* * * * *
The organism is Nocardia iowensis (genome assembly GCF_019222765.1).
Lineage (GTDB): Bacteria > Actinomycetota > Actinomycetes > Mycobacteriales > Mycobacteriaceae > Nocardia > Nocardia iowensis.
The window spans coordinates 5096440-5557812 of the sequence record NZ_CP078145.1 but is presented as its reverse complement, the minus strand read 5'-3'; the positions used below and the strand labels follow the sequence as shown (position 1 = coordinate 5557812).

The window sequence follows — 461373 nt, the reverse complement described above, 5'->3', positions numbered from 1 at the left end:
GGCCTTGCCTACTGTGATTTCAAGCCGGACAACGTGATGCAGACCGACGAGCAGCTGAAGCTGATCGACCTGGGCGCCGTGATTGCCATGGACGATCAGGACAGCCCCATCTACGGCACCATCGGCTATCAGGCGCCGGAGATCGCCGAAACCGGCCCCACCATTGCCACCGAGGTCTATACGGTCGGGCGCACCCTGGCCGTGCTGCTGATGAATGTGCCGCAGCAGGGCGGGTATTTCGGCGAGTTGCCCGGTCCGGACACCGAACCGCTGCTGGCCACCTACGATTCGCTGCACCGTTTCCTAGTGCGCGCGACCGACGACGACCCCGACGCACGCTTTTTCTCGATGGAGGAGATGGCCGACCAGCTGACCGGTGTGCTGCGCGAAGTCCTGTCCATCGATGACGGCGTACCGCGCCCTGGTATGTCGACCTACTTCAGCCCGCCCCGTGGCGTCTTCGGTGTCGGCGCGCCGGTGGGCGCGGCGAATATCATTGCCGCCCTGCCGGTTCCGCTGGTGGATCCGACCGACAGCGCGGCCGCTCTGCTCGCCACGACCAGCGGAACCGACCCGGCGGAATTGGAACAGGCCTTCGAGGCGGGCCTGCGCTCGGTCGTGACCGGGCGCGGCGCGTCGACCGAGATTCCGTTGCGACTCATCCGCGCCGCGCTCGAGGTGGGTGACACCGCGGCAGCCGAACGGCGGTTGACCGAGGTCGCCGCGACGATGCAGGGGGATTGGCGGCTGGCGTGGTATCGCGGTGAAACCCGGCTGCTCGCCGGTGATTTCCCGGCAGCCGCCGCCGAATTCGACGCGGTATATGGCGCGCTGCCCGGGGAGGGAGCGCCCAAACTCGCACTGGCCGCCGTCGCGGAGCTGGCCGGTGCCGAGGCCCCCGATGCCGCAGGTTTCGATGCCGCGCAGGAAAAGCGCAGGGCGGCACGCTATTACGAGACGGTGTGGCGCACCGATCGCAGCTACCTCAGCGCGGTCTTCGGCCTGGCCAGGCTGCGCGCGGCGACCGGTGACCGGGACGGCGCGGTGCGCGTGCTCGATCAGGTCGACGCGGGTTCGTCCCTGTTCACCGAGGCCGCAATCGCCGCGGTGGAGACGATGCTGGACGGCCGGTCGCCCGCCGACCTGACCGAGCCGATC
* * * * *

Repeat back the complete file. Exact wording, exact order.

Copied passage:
The organism is Nocardia iowensis (genome assembly GCF_019222765.1).
Lineage (GTDB): Bacteria > Actinomycetota > Actinomycetes > Mycobacteriales > Mycobacteriaceae > Nocardia > Nocardia iowensis.
The window spans coordinates 5096440-5557812 of the sequence record NZ_CP078145.1 but is presented as its reverse complement, the minus strand read 5'-3'; the positions used below and the strand labels follow the sequence as shown (position 1 = coordinate 5557812).

The window sequence follows — 461373 nt, the reverse complement described above, 5'->3', positions numbered from 1 at the left end:
GGCCTTGCCTACTGTGATTTCAAGCCGGACAACGTGATGCAGACCGACGAGCAGCTGAAGCTGATCGACCTGGGCGCCGTGATTGCCATGGACGATCAGGACAGCCCCATCTACGGCACCATCGGCTATCAGGCGCCGGAGATCGCCGAAACCGGCCCCACCATTGCCACCGAGGTCTATACGGTCGGGCGCACCCTGGCCGTGCTGCTGATGAATGTGCCGCAGCAGGGCGGGTATTTCGGCGAGTTGCCCGGTCCGGACACCGAACCGCTGCTGGCCACCTACGATTCGCTGCACCGTTTCCTAGTGCGCGCGACCGACGACGACCCCGACGCACGCTTTTTCTCGATGGAGGAGATGGCCGACCAGCTGACCGGTGTGCTGCGCGAAGTCCTGTCCATCGATGACGGCGTACCGCGCCCTGGTATGTCGACCTACTTCAGCCCGCCCCGTGGCGTCTTCGGTGTCGGCGCGCCGGTGGGCGCGGCGAATATCATTGCCGCCCTGCCGGTTCCGCTGGTGGATCCGACCGACAGCGCGGCCGCTCTGCTCGCCACGACCAGCGGAACCGACCCGGCGGAATTGGAACAGGCCTTCGAGGCGGGCCTGCGCTCGGTCGTGACCGGGCGCGGCGCGTCGACCGAGATTCCGTTGCGACTCATCCGCGCCGCGCTCGAGGTGGGTGACACCGCGGCAGCCGAACGGCGGTTGACCGAGGTCGCCGCGACGATGCAGGGGGATTGGCGGCTGGCGTGGTATCGCGGTGAAACCCGGCTGCTCGCCGGTGATTTCCCGGCAGCCGCCGCCGAATTCGACGCGGTATATGGCGCGCTGCCCGGGGAGGGAGCGCCCAAACTCGCACTGGCCGCCGTCGCGGAGCTGGCCGGTGCCGAGGCCCCCGATGCCGCAGGTTTCGATGCCGCGCAGGAAAAGCGCAGGGCGGCACGCTATTACGAGACGGTGTGGCGCACCGATCGCAGCTACCTCAGCGCGGTCTTCGGCCTGGCCAGGCTGCGCGCGGCGACCGGTGACCGGGACGGCGCGGTGCGCGTGCTCGATCAGGTCGACGCGGGTTCGTCCCTGTTCACCGAGGCCGCAATCGCCGCGGTGGAGACGATGCTGGACGGCCGGTCGCCCGCCGACCTGACCGAGCCGATC